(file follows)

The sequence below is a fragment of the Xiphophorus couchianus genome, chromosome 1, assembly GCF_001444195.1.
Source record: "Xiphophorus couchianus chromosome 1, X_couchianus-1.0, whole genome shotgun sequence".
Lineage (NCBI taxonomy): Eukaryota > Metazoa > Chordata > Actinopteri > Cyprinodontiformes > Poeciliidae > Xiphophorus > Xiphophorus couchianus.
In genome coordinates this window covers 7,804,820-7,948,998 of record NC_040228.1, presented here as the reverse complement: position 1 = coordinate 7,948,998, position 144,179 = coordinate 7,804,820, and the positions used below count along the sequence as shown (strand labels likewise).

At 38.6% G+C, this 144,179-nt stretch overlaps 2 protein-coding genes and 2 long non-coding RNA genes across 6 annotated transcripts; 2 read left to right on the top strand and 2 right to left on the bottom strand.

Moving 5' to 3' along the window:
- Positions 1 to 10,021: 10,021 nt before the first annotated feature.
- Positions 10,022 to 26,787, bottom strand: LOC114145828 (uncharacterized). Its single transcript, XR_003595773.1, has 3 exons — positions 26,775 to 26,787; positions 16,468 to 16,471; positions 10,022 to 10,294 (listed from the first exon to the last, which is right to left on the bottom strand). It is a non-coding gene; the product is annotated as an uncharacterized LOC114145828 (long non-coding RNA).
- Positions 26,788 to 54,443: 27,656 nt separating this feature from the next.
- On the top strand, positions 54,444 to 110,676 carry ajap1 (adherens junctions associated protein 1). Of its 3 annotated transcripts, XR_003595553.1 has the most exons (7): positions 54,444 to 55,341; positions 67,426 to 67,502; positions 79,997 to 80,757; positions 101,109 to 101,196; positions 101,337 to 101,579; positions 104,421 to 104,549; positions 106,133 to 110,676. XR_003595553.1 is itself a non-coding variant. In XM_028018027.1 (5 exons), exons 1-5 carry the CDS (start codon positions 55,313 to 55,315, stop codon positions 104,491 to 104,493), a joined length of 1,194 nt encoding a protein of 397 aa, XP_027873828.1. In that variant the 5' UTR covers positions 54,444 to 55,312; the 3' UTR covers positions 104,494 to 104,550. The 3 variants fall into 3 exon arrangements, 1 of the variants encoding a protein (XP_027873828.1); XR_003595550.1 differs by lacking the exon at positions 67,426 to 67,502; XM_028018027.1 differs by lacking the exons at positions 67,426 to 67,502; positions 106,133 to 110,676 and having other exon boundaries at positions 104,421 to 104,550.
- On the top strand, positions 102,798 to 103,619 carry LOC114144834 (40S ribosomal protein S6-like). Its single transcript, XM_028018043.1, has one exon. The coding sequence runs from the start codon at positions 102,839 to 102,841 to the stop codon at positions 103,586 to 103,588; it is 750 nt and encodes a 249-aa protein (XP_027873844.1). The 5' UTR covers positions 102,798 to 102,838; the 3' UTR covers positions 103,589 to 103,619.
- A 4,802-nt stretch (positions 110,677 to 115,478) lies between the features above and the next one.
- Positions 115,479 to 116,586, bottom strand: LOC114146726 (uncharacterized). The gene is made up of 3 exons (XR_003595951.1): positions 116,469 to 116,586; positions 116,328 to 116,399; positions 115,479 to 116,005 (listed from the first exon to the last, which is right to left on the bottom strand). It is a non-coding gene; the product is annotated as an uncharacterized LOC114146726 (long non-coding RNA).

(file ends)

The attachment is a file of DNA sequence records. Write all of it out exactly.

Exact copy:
The sequence below is a fragment of the Xiphophorus couchianus genome, chromosome 1, assembly GCF_001444195.1.
Source record: "Xiphophorus couchianus chromosome 1, X_couchianus-1.0, whole genome shotgun sequence".
Lineage (NCBI taxonomy): Eukaryota > Metazoa > Chordata > Actinopteri > Cyprinodontiformes > Poeciliidae > Xiphophorus > Xiphophorus couchianus.
In genome coordinates this window covers 7,804,820-7,948,998 of record NC_040228.1, presented here as the reverse complement: position 1 = coordinate 7,948,998, position 144,179 = coordinate 7,804,820, and the positions used below count along the sequence as shown (strand labels likewise).

At 38.6% G+C, this 144,179-nt stretch overlaps 2 protein-coding genes and 2 long non-coding RNA genes across 6 annotated transcripts; 2 read left to right on the top strand and 2 right to left on the bottom strand.

Moving 5' to 3' along the window:
- Positions 1 to 10,021: 10,021 nt before the first annotated feature.
- Positions 10,022 to 26,787, bottom strand: LOC114145828 (uncharacterized). Its single transcript, XR_003595773.1, has 3 exons — positions 26,775 to 26,787; positions 16,468 to 16,471; positions 10,022 to 10,294 (listed from the first exon to the last, which is right to left on the bottom strand). It is a non-coding gene; the product is annotated as an uncharacterized LOC114145828 (long non-coding RNA).
- Positions 26,788 to 54,443: 27,656 nt separating this feature from the next.
- On the top strand, positions 54,444 to 110,676 carry ajap1 (adherens junctions associated protein 1). Of its 3 annotated transcripts, XR_003595553.1 has the most exons (7): positions 54,444 to 55,341; positions 67,426 to 67,502; positions 79,997 to 80,757; positions 101,109 to 101,196; positions 101,337 to 101,579; positions 104,421 to 104,549; positions 106,133 to 110,676. XR_003595553.1 is itself a non-coding variant. In XM_028018027.1 (5 exons), exons 1-5 carry the CDS (start codon positions 55,313 to 55,315, stop codon positions 104,491 to 104,493), a joined length of 1,194 nt encoding a protein of 397 aa, XP_027873828.1. In that variant the 5' UTR covers positions 54,444 to 55,312; the 3' UTR covers positions 104,494 to 104,550. The 3 variants fall into 3 exon arrangements, 1 of the variants encoding a protein (XP_027873828.1); XR_003595550.1 differs by lacking the exon at positions 67,426 to 67,502; XM_028018027.1 differs by lacking the exons at positions 67,426 to 67,502; positions 106,133 to 110,676 and having other exon boundaries at positions 104,421 to 104,550.
- On the top strand, positions 102,798 to 103,619 carry LOC114144834 (40S ribosomal protein S6-like). Its single transcript, XM_028018043.1, has one exon. The coding sequence runs from the start codon at positions 102,839 to 102,841 to the stop codon at positions 103,586 to 103,588; it is 750 nt and encodes a 249-aa protein (XP_027873844.1). The 5' UTR covers positions 102,798 to 102,838; the 3' UTR covers positions 103,589 to 103,619.
- A 4,802-nt stretch (positions 110,677 to 115,478) lies between the features above and the next one.
- Positions 115,479 to 116,586, bottom strand: LOC114146726 (uncharacterized). The gene is made up of 3 exons (XR_003595951.1): positions 116,469 to 116,586; positions 116,328 to 116,399; positions 115,479 to 116,005 (listed from the first exon to the last, which is right to left on the bottom strand). It is a non-coding gene; the product is annotated as an uncharacterized LOC114146726 (long non-coding RNA).